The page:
She believes in an integrated approach to teaching the practical applications of tax planning. "Tax planning affects all of us in our daily lives. I want our students to be prepared to handle the simple tax issues that affect their clients, no matter what type of practice they have, and to recognize when they need a tax lawyer to help with the more complicated issues." By using common business and investment transactions as examples, she also incorporates discussions about difficult, and sometimes delicate, professional responsibility issues they will face in practice. "Practicing law with honor and integrity sometimes places the lawyer at odds with the ‘bottom-line' orientation of a profession that has become big business. Our students need to develop a strong moral compass to guide them through the moray of ethical issues they will face in practice." By talking about those issues in law school, she knows her students will be better prepared to make the right choices when facing such dilemmas in practice.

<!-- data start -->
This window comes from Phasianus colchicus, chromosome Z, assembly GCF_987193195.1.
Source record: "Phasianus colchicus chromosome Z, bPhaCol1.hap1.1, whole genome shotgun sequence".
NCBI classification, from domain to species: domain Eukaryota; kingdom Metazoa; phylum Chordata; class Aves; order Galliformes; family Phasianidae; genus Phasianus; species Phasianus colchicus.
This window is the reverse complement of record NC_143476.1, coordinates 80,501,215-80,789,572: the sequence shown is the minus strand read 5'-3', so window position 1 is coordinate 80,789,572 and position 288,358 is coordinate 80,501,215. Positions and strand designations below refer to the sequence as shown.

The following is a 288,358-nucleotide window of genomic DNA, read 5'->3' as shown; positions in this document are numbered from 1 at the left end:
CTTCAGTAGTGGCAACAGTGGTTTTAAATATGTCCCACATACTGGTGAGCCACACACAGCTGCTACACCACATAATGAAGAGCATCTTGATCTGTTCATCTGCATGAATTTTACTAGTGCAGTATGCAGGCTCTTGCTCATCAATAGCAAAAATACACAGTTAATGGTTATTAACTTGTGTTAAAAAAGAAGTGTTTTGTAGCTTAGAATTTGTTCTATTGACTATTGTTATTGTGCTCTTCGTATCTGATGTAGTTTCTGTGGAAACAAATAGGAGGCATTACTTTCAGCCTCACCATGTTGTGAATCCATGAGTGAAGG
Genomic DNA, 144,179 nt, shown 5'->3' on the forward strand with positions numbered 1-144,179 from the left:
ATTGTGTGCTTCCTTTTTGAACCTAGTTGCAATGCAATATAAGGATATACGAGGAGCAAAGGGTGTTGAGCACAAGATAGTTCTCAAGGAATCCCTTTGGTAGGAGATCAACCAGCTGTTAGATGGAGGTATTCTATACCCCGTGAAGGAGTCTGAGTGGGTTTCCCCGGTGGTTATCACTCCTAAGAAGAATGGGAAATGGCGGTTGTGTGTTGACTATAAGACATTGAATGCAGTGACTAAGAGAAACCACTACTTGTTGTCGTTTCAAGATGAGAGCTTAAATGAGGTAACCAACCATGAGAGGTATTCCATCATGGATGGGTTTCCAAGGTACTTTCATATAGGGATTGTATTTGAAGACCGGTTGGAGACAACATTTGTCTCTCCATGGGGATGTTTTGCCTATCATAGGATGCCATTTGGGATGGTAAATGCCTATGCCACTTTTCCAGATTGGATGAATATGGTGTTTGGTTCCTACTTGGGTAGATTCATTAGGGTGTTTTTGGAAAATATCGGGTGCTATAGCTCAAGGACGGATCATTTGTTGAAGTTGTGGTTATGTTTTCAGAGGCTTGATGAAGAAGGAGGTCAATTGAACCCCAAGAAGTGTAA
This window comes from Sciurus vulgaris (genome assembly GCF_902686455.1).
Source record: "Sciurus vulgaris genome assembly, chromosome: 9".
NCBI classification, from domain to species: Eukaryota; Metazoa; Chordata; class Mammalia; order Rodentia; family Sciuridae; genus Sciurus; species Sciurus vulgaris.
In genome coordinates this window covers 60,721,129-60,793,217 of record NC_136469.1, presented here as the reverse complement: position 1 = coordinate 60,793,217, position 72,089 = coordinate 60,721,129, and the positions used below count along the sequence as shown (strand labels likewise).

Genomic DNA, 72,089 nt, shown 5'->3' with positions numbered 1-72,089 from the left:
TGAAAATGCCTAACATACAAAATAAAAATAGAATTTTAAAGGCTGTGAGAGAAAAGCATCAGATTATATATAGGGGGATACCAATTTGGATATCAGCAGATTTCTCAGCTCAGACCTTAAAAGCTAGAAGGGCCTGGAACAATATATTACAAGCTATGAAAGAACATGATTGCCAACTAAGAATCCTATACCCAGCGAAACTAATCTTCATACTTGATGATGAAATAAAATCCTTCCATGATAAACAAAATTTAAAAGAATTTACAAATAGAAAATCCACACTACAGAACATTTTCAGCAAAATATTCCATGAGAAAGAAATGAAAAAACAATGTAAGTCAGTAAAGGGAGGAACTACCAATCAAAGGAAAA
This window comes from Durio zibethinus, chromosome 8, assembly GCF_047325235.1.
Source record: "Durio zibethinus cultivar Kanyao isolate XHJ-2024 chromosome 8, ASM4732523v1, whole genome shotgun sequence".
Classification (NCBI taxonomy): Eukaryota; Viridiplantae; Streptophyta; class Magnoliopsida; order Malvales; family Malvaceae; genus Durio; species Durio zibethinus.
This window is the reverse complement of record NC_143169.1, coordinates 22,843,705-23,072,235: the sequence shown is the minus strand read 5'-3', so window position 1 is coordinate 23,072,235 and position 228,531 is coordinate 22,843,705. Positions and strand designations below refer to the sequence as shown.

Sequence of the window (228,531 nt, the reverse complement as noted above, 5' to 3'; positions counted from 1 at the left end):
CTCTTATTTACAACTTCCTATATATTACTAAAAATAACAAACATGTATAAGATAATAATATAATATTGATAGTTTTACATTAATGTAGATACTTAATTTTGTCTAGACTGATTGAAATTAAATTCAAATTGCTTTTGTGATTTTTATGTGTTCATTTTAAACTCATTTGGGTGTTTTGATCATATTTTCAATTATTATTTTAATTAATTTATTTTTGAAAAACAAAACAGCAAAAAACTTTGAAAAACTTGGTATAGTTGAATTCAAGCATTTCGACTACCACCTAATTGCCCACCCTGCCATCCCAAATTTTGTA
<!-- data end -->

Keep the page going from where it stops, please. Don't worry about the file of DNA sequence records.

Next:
Dean Jackson recognizes that being a lawyer is a privilege that requires her to give back to society. Spending several hours each week as a founding member of the Greater Waco Community Education Alliance leadership team, she works with other community leaders to increase the community's active involvement in supporting the education of every student in our community. She also serves as a mentor to three ninth-grade girls through the Greater Waco Chamber of Commerce LEAD program. She is the Immediate Past Chair for the Texas Women in Higher Education, Inc. and a member of Waco's Partners in Education Advisory Board. On a national level, she is an appointed member of the Network Executive Board of the American Council on Education's Office of Women in Higher Education. She is an elected member of the Texas Bar Foundation and a past president of the Waco McLennan County Bar Association and the Midway Education Foundation. She is an alumnae of the Leadership Texas and Leadership America programs. She was recognized as an Outstanding Alumnus for Leadership Waco and a Woman of Distinction by the Blue Bonnet Council of Girl Scouts. Joining other academic leaders from the U.S. and abroad, she was invited to participate in two Oxford Round Tables to discuss the status of women leaders in society. She writes and speaks on tax, business, non-profit and leadership topics and she is frequently asked to give motivational speeches to youth delivering a message that emphasizes the importance of education, commitment and perseverance in pursuing their dreams.